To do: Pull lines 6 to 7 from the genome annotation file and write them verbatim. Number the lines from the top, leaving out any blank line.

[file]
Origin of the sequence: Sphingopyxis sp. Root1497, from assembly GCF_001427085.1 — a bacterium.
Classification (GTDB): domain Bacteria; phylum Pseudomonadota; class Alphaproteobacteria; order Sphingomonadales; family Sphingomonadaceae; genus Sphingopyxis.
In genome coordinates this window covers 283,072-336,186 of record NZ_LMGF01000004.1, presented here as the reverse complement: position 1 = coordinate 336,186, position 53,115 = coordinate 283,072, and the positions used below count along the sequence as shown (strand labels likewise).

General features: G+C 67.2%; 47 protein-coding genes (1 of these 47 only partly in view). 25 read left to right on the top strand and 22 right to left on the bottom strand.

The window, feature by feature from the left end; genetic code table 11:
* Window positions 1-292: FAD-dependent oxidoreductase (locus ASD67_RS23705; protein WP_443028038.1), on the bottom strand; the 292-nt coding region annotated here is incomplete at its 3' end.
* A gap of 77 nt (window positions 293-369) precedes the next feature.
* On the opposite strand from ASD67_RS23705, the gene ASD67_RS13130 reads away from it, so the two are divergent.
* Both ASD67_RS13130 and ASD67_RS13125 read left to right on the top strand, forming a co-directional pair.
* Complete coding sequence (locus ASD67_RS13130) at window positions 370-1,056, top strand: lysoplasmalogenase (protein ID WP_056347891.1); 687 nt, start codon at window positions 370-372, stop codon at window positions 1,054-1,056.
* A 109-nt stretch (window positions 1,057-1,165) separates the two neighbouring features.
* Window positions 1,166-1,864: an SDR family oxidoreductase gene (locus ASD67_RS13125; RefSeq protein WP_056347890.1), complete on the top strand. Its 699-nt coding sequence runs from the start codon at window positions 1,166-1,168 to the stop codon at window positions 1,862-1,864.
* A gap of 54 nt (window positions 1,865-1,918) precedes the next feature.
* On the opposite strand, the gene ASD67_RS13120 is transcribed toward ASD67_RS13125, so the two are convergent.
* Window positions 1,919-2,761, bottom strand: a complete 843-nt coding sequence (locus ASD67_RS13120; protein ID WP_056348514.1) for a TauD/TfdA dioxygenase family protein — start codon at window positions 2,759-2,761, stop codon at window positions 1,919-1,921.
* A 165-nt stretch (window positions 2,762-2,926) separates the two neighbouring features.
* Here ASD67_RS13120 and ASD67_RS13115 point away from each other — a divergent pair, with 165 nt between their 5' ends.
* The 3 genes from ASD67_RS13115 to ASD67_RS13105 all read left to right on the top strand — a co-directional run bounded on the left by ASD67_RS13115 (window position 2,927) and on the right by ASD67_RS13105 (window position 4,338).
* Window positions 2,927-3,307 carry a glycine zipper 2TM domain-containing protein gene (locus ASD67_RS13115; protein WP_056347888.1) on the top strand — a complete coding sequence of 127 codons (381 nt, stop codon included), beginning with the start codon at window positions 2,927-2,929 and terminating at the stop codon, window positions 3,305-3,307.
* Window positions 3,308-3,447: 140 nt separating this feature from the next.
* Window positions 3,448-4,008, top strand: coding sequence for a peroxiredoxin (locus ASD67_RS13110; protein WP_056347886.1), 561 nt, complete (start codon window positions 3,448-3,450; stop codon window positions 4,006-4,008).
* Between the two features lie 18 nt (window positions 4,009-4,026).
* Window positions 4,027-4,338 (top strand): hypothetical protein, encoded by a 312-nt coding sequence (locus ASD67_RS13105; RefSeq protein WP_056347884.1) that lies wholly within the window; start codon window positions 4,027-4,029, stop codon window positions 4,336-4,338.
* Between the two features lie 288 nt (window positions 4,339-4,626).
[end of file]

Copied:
* Window positions 1-292: FAD-dependent oxidoreductase (locus ASD67_RS23705; protein WP_443028038.1), on the bottom strand; the 292-nt coding region annotated here is incomplete at its 3' end.
* A gap of 77 nt (window positions 293-369) precedes the next feature.